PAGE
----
The Varied Thrush
One of Central Oregon's most beautiful birds is the Varied Thrush. While similar in size and shape to the American Robin (another species of thrush), the Varied Thrush has much more prominent markings on the breast and head. The breast and neck are a bright orange, separated by a black chevron at the throat. The black head has a large orange stripe above the eye. The wings are black with two orange bars. Female birds have plumage similar to the male, although the colors are much more muted.
The Varied Thrush tends to nest in heavily forested areas, but will stray more in the fall and winter in search of food. In fact, this time of year it is not uncommon to see them in parks or yards in Bend.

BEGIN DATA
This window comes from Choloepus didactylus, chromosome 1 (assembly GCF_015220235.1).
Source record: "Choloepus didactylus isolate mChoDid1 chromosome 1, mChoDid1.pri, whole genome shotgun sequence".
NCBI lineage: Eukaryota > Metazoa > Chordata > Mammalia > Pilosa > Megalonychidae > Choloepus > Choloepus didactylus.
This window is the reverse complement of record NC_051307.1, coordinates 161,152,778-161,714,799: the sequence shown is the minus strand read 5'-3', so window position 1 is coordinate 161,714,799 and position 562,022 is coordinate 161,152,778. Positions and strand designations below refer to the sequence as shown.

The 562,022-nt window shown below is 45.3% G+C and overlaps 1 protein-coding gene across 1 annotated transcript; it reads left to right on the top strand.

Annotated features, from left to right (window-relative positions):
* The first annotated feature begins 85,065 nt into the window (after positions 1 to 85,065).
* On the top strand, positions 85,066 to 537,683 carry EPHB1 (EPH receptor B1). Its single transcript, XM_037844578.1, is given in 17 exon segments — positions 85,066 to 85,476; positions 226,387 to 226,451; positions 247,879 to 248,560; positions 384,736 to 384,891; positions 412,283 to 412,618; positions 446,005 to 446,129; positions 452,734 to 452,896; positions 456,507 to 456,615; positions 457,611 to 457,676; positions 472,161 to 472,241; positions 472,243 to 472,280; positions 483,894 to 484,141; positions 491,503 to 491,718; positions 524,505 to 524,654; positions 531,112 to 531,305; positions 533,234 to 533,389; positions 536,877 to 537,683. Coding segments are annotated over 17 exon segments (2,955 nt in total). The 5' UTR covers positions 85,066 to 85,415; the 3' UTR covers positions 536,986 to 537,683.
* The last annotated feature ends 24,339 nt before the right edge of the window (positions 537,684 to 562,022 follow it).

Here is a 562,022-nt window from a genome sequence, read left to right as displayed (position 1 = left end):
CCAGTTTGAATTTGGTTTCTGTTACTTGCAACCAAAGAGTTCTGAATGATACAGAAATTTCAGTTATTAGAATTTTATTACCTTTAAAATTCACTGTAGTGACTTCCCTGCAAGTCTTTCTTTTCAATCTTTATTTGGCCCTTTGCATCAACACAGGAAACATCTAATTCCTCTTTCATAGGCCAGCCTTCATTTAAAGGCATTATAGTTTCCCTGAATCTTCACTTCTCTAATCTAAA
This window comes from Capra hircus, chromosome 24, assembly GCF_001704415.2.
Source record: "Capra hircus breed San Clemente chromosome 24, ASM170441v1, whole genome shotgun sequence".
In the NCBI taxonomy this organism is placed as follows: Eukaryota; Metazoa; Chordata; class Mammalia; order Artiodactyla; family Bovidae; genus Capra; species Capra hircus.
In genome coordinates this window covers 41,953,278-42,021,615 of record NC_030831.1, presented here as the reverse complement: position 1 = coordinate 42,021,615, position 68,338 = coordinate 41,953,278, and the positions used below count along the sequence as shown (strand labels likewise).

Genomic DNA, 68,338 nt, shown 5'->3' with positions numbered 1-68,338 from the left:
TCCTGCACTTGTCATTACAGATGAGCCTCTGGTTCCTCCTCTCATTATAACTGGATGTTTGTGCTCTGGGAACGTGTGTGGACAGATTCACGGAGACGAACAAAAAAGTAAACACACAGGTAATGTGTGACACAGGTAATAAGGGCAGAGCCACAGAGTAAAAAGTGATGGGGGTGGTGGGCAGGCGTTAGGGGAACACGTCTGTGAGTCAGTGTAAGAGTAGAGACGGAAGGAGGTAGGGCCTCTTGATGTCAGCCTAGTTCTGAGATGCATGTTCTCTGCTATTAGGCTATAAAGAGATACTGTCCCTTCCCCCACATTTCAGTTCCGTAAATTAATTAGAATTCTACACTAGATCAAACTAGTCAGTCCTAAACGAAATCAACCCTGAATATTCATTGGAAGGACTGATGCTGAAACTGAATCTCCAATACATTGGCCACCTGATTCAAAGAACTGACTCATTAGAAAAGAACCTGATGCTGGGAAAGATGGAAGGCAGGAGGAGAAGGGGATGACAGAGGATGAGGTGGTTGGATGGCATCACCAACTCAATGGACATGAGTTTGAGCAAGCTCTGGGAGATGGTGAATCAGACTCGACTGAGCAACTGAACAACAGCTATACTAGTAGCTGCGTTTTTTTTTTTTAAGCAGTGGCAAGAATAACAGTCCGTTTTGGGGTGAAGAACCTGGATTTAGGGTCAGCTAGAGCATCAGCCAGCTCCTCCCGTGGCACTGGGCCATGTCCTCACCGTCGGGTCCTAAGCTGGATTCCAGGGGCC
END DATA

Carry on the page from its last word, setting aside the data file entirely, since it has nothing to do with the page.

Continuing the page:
Like Robins, Bluebirds, and all other members of the thrush family, Varied Thrushes rarely eat seed. Their diet consists mainly of insects and fruit. During this time of year when insects are less abundant Varied Thrushes frequently consume bark butter bits or mealworms, especially if offered in an open tray feeder. Providing liquid water in the winter is attractive to Varied Thrushes, as well as many other bird species.
When hiking in forest next spring, listen for the long, eerie, single pitch whistle of the Varied Thrush. Perhaps it is the same bird you enjoyed seeing in your yard during the fall and winter.